Mozart's Clarinet Concerto was originally written for the basset horn. At a concert, he had heard Anton Stadler on the basset horn and fell in love with his playing and the sound of the basset horn. From there, Mozart wrote his clarinet concerto for Stadler and the basset horn.
Alto Clarinet in Eb
The alto clarinet is in the key of Eb. The alto clarinet looks similar to the basset horn because it also has a curve between the mouthpiece and the body, as well as a curved bell. However, the alto clarinet is pitched a tone lower than the basset horn. It also does not have the lower range and has a wider bore.
The alto clarinet's body is made out of Grenadilla wood or ABS plastic. Its neck and bell are made out of metal.
The alto clarinet ranges from a written Eb3 to G6. Parts for the alto clarinet are written in treble clef. The key system of modern alto clarinets is the Boehm system and the Oehler system. The alto clarinet has an extra key that allows the player to play a low written Eb. It also has a half-hole key that is used for the altissimo register.
Alto clarinets are used in concert bands. In the Sinfonietta: II Pastoral Nocturne by Dahl, there is an alto clarinet part that adds a unique color to the concert band.
This video showcases the sound of the alto clarinet. This is Mark Wolbers playing Solfeggieto by Carl Philipp Emanuel Bach on the alto clarinet.
Bass Clarinet in Bb
The bass clarinet is in the key of Bb. The bass clarinet sounds an octave lower than the Bb clarinet.
The bass clarinet is fairly heavy, so the clarinetist holds up the instrument with either a neckstrap or a floor peg.
Modern Boehm-system bass clarinets have an extension key that allows the clarinetist to play a written Eb.
There are advanced and professional models that have a key extending down to a low C, a sounding Bb, that is two octaves below the written middle C.
One main difference between the bass clarinet and the Bb clarinet is that the bass clarinet has a key played by the left-hand index finger with a vent. This key can be uncovered to play specific high notes.
The upper range of the bass clarinet is more difficult to play. For beginners, this range will be difficult to play.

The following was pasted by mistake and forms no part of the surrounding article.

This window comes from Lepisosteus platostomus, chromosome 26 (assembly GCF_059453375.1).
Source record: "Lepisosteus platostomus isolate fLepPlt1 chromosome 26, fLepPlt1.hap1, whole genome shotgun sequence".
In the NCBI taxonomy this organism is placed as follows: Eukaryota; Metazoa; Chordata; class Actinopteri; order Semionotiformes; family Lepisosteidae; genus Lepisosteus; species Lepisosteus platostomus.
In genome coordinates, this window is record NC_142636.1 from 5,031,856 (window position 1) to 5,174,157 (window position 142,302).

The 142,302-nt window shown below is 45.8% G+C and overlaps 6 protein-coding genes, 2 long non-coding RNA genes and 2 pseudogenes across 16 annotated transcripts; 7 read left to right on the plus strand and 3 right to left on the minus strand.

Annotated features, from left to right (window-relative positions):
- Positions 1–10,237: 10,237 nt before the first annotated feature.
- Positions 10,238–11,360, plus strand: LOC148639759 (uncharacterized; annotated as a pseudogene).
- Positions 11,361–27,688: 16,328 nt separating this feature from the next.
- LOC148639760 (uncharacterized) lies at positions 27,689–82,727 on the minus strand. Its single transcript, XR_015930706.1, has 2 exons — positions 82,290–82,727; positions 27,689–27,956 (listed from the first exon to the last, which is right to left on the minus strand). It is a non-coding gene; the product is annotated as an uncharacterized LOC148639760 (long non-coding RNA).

The bass clarinet can be found in orchestras, concert bands, and clarinet choirs. It is more common in concert bands than orchestras.
The tone of the bass clarinet is very rich, deep, and full.
Buffet-Crampon sells a fantastic student bass clarinet.
In this video, Marcelo Maldonado is playing Bach's Cello Suite No. 1 on the bass clarinet.
Contralto in Eb and Contrabass in Bb
The contralto and contrabass clarinets are the two largest clarinets in the clarinet family.
The contrabass is pitched in Bb. The contrabass clarinet sounds two octaves lower than the soprano Bb clarinet and one octave lower than the Bb bass clarinet.
The contra-alto clarinet is pitched in the key of Eb which is higher than the contrabass clarinet. This clarinet plays an octave lower than the alto clarinet. It is larger than the bass clarinet but smaller than the contrabass clarinet.
The contralto and contrabass clarinets can be found in concert bands and clarinet choirs. The contrabass clarinet is more common.
In this video, Jason Alder is playing Rose etude #20 on a Selmer rosewood contra-alto clarinet.
In this video, Paolo Ravaglia is playing the controbass solo from Le Streghe Di Venezia by Philip Glass.
Joining a clarinet choir ensemble is an excellent opportunity to see the different types of clarinets, as well as hear how beautifully the clarinet family sounds together.
Below is a video of a clarinet choir playing Irish Tune From County Derry.
I think it is so cool that each clarinet has its own "personality". Each one can bring something different to the ensemble in terms of tone, timbre, and sound.